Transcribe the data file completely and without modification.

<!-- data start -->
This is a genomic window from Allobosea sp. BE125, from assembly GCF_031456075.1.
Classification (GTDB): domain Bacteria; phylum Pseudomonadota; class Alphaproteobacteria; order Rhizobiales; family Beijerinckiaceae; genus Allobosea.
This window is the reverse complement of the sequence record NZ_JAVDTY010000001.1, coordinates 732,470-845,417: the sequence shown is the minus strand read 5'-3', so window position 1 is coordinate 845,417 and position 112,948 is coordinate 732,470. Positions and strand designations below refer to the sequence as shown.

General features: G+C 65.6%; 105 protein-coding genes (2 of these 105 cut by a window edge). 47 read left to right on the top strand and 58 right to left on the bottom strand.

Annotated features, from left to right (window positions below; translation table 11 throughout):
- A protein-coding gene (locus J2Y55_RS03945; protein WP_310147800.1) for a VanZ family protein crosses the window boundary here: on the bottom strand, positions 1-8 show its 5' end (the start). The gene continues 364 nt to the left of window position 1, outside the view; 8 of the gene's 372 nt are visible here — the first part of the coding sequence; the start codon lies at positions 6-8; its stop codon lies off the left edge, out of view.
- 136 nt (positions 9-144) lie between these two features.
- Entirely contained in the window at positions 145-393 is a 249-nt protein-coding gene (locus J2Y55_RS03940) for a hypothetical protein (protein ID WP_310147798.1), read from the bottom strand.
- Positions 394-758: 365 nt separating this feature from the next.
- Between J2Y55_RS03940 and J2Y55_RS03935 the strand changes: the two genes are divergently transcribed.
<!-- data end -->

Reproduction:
This is a genomic window from Allobosea sp. BE125, from assembly GCF_031456075.1.
Classification (GTDB): domain Bacteria; phylum Pseudomonadota; class Alphaproteobacteria; order Rhizobiales; family Beijerinckiaceae; genus Allobosea.
This window is the reverse complement of the sequence record NZ_JAVDTY010000001.1, coordinates 732,470-845,417: the sequence shown is the minus strand read 5'-3', so window position 1 is coordinate 845,417 and position 112,948 is coordinate 732,470. Positions and strand designations below refer to the sequence as shown.

General features: G+C 65.6%; 105 protein-coding genes (2 of these 105 cut by a window edge). 47 read left to right on the top strand and 58 right to left on the bottom strand.

Annotated features, from left to right (window positions below; translation table 11 throughout):
- A protein-coding gene (locus J2Y55_RS03945; protein WP_310147800.1) for a VanZ family protein crosses the window boundary here: on the bottom strand, positions 1-8 show its 5' end (the start). The gene continues 364 nt to the left of window position 1, outside the view; 8 of the gene's 372 nt are visible here — the first part of the coding sequence; the start codon lies at positions 6-8; its stop codon lies off the left edge, out of view.
- 136 nt (positions 9-144) lie between these two features.
- Entirely contained in the window at positions 145-393 is a 249-nt protein-coding gene (locus J2Y55_RS03940) for a hypothetical protein (protein ID WP_310147798.1), read from the bottom strand.
- Positions 394-758: 365 nt separating this feature from the next.
- Between J2Y55_RS03940 and J2Y55_RS03935 the strand changes: the two genes are divergently transcribed.